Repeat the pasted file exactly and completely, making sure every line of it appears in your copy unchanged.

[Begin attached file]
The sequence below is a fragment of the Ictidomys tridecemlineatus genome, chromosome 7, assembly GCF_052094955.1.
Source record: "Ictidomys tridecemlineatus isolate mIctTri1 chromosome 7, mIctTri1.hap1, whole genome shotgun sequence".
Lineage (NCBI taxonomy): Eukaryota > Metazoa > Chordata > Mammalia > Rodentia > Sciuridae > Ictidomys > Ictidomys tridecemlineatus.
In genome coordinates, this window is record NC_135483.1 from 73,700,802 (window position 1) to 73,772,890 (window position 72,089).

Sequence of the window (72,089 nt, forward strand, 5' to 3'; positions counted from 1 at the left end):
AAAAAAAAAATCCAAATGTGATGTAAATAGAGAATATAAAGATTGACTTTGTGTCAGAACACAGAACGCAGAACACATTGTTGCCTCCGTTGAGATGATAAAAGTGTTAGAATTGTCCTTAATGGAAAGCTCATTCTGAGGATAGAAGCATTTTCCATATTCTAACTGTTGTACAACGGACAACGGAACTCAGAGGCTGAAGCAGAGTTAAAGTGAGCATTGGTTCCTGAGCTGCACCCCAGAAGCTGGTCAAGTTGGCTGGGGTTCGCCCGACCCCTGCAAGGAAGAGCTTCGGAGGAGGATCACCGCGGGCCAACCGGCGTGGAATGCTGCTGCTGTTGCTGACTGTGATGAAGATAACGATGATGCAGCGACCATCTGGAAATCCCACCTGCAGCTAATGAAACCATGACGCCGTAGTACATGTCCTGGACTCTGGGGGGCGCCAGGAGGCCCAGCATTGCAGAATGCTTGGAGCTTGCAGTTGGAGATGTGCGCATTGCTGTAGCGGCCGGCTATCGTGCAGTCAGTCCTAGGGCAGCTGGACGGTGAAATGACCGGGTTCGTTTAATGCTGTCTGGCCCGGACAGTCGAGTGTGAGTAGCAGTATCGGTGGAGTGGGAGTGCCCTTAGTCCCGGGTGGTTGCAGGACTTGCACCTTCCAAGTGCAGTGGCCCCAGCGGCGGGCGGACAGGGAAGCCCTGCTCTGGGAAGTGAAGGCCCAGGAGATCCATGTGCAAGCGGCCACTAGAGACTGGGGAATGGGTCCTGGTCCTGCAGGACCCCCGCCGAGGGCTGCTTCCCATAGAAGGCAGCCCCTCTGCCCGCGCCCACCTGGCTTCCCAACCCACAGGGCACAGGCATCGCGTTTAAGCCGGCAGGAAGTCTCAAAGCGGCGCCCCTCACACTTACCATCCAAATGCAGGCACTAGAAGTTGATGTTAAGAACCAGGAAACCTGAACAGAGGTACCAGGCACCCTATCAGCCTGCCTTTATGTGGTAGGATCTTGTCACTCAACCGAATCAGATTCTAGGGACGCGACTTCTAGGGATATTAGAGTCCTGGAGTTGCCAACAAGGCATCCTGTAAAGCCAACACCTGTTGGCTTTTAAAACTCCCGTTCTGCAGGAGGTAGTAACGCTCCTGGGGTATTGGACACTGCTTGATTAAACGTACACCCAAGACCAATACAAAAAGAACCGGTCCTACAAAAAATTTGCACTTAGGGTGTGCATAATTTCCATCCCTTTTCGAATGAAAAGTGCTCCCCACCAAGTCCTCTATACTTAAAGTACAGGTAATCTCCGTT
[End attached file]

The sequence below is a fragment of the Ictidomys tridecemlineatus genome, chromosome 7, assembly GCF_052094955.1.
Source record: "Ictidomys tridecemlineatus isolate mIctTri1 chromosome 7, mIctTri1.hap1, whole genome shotgun sequence".
Lineage (NCBI taxonomy): Eukaryota > Metazoa > Chordata > Mammalia > Rodentia > Sciuridae > Ictidomys > Ictidomys tridecemlineatus.
In genome coordinates, this window is record NC_135483.1 from 73,700,802 (window position 1) to 73,772,890 (window position 72,089).

Sequence of the window (72,089 nt, forward strand, 5' to 3'; positions counted from 1 at the left end):
AAAAAAAAAATCCAAATGTGATGTAAATAGAGAATATAAAGATTGACTTTGTGTCAGAACACAGAACGCAGAACACATTGTTGCCTCCGTTGAGATGATAAAAGTGTTAGAATTGTCCTTAATGGAAAGCTCATTCTGAGGATAGAAGCATTTTCCATATTCTAACTGTTGTACAACGGACAACGGAACTCAGAGGCTGAAGCAGAGTTAAAGTGAGCATTGGTTCCTGAGCTGCACCCCAGAAGCTGGTCAAGTTGGCTGGGGTTCGCCCGACCCCTGCAAGGAAGAGCTTCGGAGGAGGATCACCGCGGGCCAACCGGCGTGGAATGCTGCTGCTGTTGCTGACTGTGATGAAGATAACGATGATGCAGCGACCATCTGGAAATCCCACCTGCAGCTAATGAAACCATGACGCCGTAGTACATGTCCTGGACTCTGGGGGGCGCCAGGAGGCCCAGCATTGCAGAATGCTTGGAGCTTGCAGTTGGAGATGTGCGCATTGCTGTAGCGGCCGGCTATCGTGCAGTCAGTCCTAGGGCAGCTGGACGGTGAAATGACCGGGTTCGTTTAATGCTGTCTGGCCCGGACAGTCGAGTGTGAGTAGCAGTATCGGTGGAGTGGGAGTGCCCTTAGTCCCGGGTGGTTGCAGGACTTGCACCTTCCAAGTGCAGTGGCCCCAGCGGCGGGCGGACAGGGAAGCCCTGCTCTGGGAAGTGAAGGCCCAGGAGATCCATGTGCAAGCGGCCACTAGAGACTGGGGAATGGGTCCTGGTCCTGCAGGACCCCCGCCGAGGGCTGCTTCCCATAGAAGGCAGCCCCTCTGCCCGCGCCCACCTGGCTTCCCAACCCACAGGGCACAGGCATCGCGTTTAAGCCGGCAGGAAGTCTCAAAGCGGCGCCCCTCACACTTACCATCCAAATGCAGGCACTAGAAGTTGATGTTAAGAACCAGGAAACCTGAACAGAGGTACCAGGCACCCTATCAGCCTGCCTTTATGTGGTAGGATCTTGTCACTCAACCGAATCAGATTCTAGGGACGCGACTTCTAGGGATATTAGAGTCCTGGAGTTGCCAACAAGGCATCCTGTAAAGCCAACACCTGTTGGCTTTTAAAACTCCCGTTCTGCAGGAGGTAGTAACGCTCCTGGGGTATTGGACACTGCTTGATTAAACGTACACCCAAGACCAATACAAAAAGAACCGGTCCTACAAAAAATTTGCACTTAGGGTGTGCATAATTTCCATCCCTTTTCGAATGAAAAGTGCTCCCCACCAAGTCCTCTATACTTAAAGTACAGGTAATCTCCGTT